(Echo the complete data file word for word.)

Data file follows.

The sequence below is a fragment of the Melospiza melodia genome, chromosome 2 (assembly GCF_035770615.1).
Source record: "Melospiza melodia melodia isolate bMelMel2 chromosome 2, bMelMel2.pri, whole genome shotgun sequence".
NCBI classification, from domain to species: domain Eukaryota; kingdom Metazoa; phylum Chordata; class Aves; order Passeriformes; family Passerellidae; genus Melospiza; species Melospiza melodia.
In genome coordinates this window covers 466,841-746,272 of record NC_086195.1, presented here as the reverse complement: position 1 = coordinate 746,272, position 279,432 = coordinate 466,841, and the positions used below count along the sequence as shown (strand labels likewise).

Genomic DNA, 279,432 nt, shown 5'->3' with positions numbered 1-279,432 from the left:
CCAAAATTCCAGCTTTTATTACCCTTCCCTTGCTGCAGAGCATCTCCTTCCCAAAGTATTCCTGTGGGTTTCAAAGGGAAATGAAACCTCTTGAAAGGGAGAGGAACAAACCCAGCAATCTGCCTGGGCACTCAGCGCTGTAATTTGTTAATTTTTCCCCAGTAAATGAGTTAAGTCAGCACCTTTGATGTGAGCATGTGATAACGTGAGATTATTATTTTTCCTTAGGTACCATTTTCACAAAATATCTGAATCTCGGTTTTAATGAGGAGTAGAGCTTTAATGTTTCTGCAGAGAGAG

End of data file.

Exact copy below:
The sequence below is a fragment of the Melospiza melodia genome, chromosome 2 (assembly GCF_035770615.1).
Source record: "Melospiza melodia melodia isolate bMelMel2 chromosome 2, bMelMel2.pri, whole genome shotgun sequence".
NCBI classification, from domain to species: domain Eukaryota; kingdom Metazoa; phylum Chordata; class Aves; order Passeriformes; family Passerellidae; genus Melospiza; species Melospiza melodia.
In genome coordinates this window covers 466,841-746,272 of record NC_086195.1, presented here as the reverse complement: position 1 = coordinate 746,272, position 279,432 = coordinate 466,841, and the positions used below count along the sequence as shown (strand labels likewise).

Genomic DNA, 279,432 nt, shown 5'->3' with positions numbered 1-279,432 from the left:
CCAAAATTCCAGCTTTTATTACCCTTCCCTTGCTGCAGAGCATCTCCTTCCCAAAGTATTCCTGTGGGTTTCAAAGGGAAATGAAACCTCTTGAAAGGGAGAGGAACAAACCCAGCAATCTGCCTGGGCACTCAGCGCTGTAATTTGTTAATTTTTCCCCAGTAAATGAGTTAAGTCAGCACCTTTGATGTGAGCATGTGATAACGTGAGATTATTATTTTTCCTTAGGTACCATTTTCACAAAATATCTGAATCTCGGTTTTAATGAGGAGTAGAGCTTTAATGTTTCTGCAGAGAGAG